The Labour Party, who only survive by saying "vote for us to keep the Tories out", are telling people in Scotland to vote against permanently keeping the Tories out.

A Yes vote is a vote for Scottish nationalism, but a No vote is for British nationalism. I know which one I'm more uncomfortable with. As Billy Bragg said on Tuesday

the most frustrating aspect of the debate on Scottish independence has been the failure of the English left to recognise that there is more than one type of nationalism. People who can explain in minute detail the many forms of socialism on offer at any demo or conference seem incapable of differentiating when it comes to nationalists

It's not just that both votes are nationalists, but of different kinds. It's that one of them is imperialist. Not only do most No arguments apply to Ireland, a large proportion apply to any country going independent from the British Empire. It's no surprise that a country that's consistently voted against Tories yet been ruled by them most of my lifetime feels like it's under imperial rule.

Imagine if you could have one vote on one day and banish Tory rule forever (and no, it won't mean the rUK gets permanent Tories). Anyone with compassion could only give one possible answer.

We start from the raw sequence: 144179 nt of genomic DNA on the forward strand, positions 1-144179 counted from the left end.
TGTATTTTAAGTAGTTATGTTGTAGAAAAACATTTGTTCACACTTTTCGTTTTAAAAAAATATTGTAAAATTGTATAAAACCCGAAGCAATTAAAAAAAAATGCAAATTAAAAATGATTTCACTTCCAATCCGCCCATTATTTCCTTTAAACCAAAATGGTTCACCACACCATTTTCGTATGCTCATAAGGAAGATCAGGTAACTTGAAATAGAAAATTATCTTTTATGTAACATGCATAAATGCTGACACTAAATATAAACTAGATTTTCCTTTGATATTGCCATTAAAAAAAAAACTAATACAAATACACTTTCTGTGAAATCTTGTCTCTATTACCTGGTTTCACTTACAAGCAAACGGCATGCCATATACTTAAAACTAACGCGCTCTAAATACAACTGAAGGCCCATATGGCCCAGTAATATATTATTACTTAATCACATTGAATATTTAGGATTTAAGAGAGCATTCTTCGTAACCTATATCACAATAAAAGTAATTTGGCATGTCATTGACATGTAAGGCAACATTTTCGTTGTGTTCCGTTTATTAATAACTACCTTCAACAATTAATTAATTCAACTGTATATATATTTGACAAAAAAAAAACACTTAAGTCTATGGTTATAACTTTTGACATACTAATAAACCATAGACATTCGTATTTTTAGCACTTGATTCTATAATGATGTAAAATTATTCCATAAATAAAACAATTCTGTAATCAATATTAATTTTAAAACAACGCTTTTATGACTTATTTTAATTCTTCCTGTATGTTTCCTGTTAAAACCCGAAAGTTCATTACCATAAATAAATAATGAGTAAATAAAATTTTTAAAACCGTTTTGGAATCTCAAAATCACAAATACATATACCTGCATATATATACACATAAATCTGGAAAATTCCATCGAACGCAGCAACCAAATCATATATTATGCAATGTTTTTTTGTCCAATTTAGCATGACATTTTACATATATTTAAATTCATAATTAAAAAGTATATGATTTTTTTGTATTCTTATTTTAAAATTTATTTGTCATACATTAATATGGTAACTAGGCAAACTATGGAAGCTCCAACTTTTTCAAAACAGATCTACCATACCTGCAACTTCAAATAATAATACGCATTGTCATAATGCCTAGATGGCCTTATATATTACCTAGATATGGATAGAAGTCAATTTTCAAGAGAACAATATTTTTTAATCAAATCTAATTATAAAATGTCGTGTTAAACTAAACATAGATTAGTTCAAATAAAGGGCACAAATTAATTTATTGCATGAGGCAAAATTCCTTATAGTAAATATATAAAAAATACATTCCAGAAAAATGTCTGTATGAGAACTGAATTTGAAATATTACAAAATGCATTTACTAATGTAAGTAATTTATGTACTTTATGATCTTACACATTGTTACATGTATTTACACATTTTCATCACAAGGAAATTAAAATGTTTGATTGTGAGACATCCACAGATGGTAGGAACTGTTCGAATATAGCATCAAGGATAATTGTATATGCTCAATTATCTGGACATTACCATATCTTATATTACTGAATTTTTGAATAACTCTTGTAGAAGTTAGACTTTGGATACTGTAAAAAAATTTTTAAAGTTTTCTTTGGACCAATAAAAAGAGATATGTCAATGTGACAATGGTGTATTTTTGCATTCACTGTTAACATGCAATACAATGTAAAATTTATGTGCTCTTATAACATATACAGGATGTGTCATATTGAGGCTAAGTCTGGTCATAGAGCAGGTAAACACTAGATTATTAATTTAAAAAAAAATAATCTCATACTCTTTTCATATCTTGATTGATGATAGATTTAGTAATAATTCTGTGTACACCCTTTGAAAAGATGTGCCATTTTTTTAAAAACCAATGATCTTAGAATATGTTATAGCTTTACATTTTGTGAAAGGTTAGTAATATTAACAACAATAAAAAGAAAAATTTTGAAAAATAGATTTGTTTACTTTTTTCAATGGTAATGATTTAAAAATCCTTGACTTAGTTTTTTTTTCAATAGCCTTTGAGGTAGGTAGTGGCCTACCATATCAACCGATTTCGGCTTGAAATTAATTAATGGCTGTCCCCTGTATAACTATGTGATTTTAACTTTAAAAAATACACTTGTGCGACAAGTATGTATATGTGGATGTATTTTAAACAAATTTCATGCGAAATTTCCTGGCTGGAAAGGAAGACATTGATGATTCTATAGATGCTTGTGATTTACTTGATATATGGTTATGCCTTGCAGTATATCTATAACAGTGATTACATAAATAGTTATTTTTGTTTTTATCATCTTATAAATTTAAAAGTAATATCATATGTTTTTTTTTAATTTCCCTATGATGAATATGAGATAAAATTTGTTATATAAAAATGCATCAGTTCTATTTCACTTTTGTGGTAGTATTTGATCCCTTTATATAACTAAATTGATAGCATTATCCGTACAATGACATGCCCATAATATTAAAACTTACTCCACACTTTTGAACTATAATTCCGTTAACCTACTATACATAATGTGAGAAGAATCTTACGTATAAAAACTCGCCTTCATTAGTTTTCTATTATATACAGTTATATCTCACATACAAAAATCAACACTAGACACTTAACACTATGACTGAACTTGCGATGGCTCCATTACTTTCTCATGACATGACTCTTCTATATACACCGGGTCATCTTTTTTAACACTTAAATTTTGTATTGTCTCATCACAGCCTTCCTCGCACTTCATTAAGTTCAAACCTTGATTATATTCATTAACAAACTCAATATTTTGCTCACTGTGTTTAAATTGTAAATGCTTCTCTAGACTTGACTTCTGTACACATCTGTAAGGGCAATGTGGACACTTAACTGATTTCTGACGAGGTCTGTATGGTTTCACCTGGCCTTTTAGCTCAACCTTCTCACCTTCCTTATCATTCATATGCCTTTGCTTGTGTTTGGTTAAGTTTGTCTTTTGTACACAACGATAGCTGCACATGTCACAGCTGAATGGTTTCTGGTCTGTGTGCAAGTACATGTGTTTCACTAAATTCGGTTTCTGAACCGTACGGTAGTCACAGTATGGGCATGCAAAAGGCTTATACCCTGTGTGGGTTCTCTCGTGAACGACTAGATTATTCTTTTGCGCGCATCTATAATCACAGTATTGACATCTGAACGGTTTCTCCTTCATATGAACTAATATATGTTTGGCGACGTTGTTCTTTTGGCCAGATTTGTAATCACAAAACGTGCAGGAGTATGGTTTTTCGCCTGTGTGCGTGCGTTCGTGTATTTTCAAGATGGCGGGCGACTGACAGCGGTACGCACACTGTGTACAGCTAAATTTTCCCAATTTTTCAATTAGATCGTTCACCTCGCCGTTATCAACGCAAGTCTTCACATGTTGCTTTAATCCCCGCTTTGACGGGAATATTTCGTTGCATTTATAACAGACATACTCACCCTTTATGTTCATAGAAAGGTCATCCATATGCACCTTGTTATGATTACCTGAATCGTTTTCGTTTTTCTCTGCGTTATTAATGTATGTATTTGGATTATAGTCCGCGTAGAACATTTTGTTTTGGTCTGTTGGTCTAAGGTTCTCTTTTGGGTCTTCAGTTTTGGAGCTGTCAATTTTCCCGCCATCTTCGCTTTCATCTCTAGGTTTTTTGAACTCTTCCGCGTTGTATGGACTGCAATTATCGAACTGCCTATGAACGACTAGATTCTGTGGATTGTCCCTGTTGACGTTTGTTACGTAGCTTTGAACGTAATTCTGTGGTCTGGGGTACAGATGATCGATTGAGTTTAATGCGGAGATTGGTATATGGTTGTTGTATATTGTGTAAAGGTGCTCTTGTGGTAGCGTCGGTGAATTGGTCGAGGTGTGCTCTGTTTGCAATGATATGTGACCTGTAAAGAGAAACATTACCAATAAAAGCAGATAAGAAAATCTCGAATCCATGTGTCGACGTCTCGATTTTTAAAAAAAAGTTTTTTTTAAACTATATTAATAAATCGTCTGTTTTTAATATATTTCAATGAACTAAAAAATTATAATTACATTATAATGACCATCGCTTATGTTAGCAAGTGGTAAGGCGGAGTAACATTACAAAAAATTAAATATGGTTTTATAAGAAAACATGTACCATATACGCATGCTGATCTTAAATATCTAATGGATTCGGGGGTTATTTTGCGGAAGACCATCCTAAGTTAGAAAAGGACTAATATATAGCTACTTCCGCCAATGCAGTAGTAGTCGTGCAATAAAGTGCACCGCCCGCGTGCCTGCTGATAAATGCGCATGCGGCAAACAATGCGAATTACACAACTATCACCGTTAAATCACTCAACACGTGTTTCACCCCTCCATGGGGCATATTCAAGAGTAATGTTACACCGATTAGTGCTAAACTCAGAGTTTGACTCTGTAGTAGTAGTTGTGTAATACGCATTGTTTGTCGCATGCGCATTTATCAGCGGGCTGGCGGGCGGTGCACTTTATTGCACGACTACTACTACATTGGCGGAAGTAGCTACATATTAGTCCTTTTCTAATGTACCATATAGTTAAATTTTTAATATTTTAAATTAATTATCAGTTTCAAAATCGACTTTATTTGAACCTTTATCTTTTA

Wednesday, September 03, 2014

Did Spycops Commit Crimes?

The Crown Prosecution Service have decided that they won't prosecute underocver police officers who had sexual relationships with activists they targeted, nor for misconduct in public office. Additionally - a point that warrants a bit more attention - they decided not to prosecute officers who've identified colleagues to the activists that they spied on.

I've done a pair of posts about it for the Campaign Opposing Police Surveillance blog:
- Did Spycops Commit Sex Crimes?
- Did Spycops Commit Other Crimes?

I also do the social media for COPS these days, so if the subject interests you then like COPS on Facebook or follow COPS on Twitter.

Wednesday, July 02, 2014

Glastonbury 2014

Just back from Glastonbury. Well, been back two days now but it does take a while to get over. Other festivals have ‘goers’ or ‘punters’. Glastonbury has survivors. There’s something about the way it’s bigger - geographically, with more variety, 24/7, and of course longer - that wrings out all the fun you can have.